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Format: Paperback
I'm glad I read this book. I'm not sure how accurate it is where the camp is concerned but I have a feeling it's pretty damn close. And pretty screwed up. Matthew was my favorite, the way he kept resisting. I kind of wish it had been longer, with an epilogue or something to see their lives a year later. I want to know what happened with Matthew and his dad.
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Most Helpful Customer Reviews on (beta) (May include reviews from Early Reviewer Rewards Program) 4.2 out of 5 stars 39 reviews
5.0 out of 5 stars Terrific story that deserves a spot on library shelves 29 April 2014
By John Rogers ClarkIV - Published on
Format: Paperback Verified Purchase
Lexi never got to tell her father her most important secret and now he's dead, a victim of pancreatic cancer. Her mother, a teacher, tumbled into a deep depression after her husband's death and Lexi would do anything to pull her mom back from the brink. When Mom finds a telling sketch in her notebook, one that opens up Lexi's sexuality, her mother goes completely off the deep end. In order to bring her mom back, she agrees to go to New Horizons Summer Camp, a christian camp that claims it can reprogram gay teens to be straight.
At first, Lexi has some hope. The director of the camp claims he's been straight and happy for ten years. Most of the counselors also say that the program worked for them. Lexi just wants her mother to be okay again and is willing to do whatever that takes. Her resolve is seriously weakened when she's placed in a group of four teens with Carolyn, a quiet and beautiful blonde from Connecticut. The two boys in the group, Matthew and Daniel are interesting opposites. Daniel is continually abused both verbally and physically by his dad who drinks. He'll do anything to feel normal and stop the abuse. Matthew is fine being gay and even has a long-term relationship back home. His father, however can't stand the thought of a gay son and has issued an ultimatum: Make it through the two month program, or don't come home.
The story takes you through the exercises designed to reprogram the teens as well as giving the reader an intimate look at how camper ticks and why. As the camp session goes on, Lexi begins to start questioning the methods, and more importantly, the supposed success of the program. When she can't hide her attraction for Caroline and Matthew steps over the line and is placed in a very frightening and dangerous situation, Lexi, Daniel and Caroline have to decide what's really important.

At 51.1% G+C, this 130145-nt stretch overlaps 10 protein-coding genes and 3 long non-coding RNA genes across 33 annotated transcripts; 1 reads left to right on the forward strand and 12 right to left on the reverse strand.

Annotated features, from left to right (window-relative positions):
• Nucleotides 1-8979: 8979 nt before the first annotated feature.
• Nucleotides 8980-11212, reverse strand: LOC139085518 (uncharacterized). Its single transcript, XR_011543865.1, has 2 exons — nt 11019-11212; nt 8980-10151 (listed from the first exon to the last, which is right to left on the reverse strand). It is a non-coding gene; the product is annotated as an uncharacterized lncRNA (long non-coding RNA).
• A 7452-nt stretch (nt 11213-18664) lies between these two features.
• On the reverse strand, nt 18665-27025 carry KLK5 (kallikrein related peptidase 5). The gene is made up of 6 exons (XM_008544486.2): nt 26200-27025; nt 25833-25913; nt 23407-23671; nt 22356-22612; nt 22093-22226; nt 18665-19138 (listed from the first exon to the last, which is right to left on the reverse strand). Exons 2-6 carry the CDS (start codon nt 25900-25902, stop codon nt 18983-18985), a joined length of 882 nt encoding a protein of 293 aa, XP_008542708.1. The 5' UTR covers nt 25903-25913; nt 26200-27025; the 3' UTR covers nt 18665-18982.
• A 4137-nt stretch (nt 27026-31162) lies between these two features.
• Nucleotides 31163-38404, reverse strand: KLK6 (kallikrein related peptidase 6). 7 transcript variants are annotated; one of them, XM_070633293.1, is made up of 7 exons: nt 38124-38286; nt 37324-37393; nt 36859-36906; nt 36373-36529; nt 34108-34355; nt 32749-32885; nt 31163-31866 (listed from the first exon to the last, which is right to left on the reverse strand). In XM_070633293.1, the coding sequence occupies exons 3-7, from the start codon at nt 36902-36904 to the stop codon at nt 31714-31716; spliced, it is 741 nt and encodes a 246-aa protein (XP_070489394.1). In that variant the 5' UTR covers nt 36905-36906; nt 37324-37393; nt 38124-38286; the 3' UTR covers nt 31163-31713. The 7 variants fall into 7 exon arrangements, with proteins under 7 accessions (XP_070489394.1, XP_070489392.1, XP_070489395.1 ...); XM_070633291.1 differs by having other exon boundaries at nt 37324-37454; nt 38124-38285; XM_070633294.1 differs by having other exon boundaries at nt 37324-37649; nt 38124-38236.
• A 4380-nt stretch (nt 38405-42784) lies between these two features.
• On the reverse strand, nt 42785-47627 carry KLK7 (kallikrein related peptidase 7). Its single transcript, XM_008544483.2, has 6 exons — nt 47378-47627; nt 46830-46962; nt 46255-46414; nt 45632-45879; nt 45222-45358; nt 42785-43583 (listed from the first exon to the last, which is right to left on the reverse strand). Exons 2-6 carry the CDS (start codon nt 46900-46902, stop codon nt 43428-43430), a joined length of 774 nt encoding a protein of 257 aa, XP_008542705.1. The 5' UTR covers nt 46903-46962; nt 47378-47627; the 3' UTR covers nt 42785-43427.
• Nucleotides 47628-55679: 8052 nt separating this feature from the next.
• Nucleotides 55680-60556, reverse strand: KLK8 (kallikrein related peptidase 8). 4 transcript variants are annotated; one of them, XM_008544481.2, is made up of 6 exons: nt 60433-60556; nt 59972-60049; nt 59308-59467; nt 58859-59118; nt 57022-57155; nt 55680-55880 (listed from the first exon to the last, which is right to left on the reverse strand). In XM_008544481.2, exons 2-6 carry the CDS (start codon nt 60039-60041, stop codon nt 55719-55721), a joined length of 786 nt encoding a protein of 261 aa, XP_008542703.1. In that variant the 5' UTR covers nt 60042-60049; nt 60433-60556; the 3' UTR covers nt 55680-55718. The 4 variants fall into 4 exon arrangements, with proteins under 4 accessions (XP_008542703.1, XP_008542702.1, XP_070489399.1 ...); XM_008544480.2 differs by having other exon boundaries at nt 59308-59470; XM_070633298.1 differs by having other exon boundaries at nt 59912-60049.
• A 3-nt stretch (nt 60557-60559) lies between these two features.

This is one heck of a book, but it has the potential to polarize people. Those who are of the mindset that homosexuality is a learned trait, will not like this book, those who are more open-minded may well like it as much as I did. Regardless of how you feel, this is a great book for creating a dialogue about an extremely important issue that many teens and their families face.
5.0 out of 5 stars Wasted potential, but still good. 30 April 2017
By Patricia Ruiz - Published on
Format: Paperback Verified Purchase
The story was good but I feel as though it could have been better. The characters were very hard to visualize because we got so little information to go on. They weren't exactly fleshed out either. Overall I'm giving this book 5 stars because it was entertaining to read and actually was pretty accurate in the way it portrayed the fundamentals of a conversion camp.
4.0 out of 5 stars Pretty good 17 Nov. 2014
By Kate Rose Hayes - Published on
Format: Kindle Edition Verified Purchase
Yeah, it was a pretty good read. I read it in one night. It definitely had the right idea on those de-gaying camps and the people that run and attend them. The only thing was it got real weird, real fast. What with the child abuse and the exorcism... I don't know, it was sort of strange, but good. The relationship was cute and it showed the good and the bad of being found out as gay by your parents, and it manages to work in the religious aspect of the people who believe homosexuality is "sinful" without all out bashing Christianity itself. So yeah, pretty good, a bit strange, but I liked it.
5.0 out of 5 stars This was a really great book and a different take on the traditional reparative ... 11 July 2014
By Jillian - Published on
Format: Paperback Verified Purchase
This was a really great book and a different take on the traditional reparative therapy novel as the girl was there mostly by choice and she herself very much wanted to change, typically the kids in these books are forced into it by parents/church leaders. I liked the take of 2 girls who very much both wanted it to work, for different reasons, and how they dealt with finding out it definitely wasn't possible to change despite their best efforts. I could of done without the drama of an evil minister running the camp, mostly cause that's been done many times, but, yea, still a great book that I totally suggest.
5.0 out of 5 stars I bought it two days ago and I just finished. 21 April 2014
By Deanna J. - Published on
Format: Kindle Edition Verified Purchase
I am profoundly happy to have found this novel because until I had found it I had told people there was no good lesbian fiction out there. I denied it's existence but Jessica Verdi wrote a novel I enjoyed with a protagonist I deeply related to. It was funny, poignant and wise beyond it's pages. I will be giving it to my mom when I come out to her because I think it conveys all the struggles this journey encompasses and maybe it'll help her like it helped me. Read it. You won't regret it.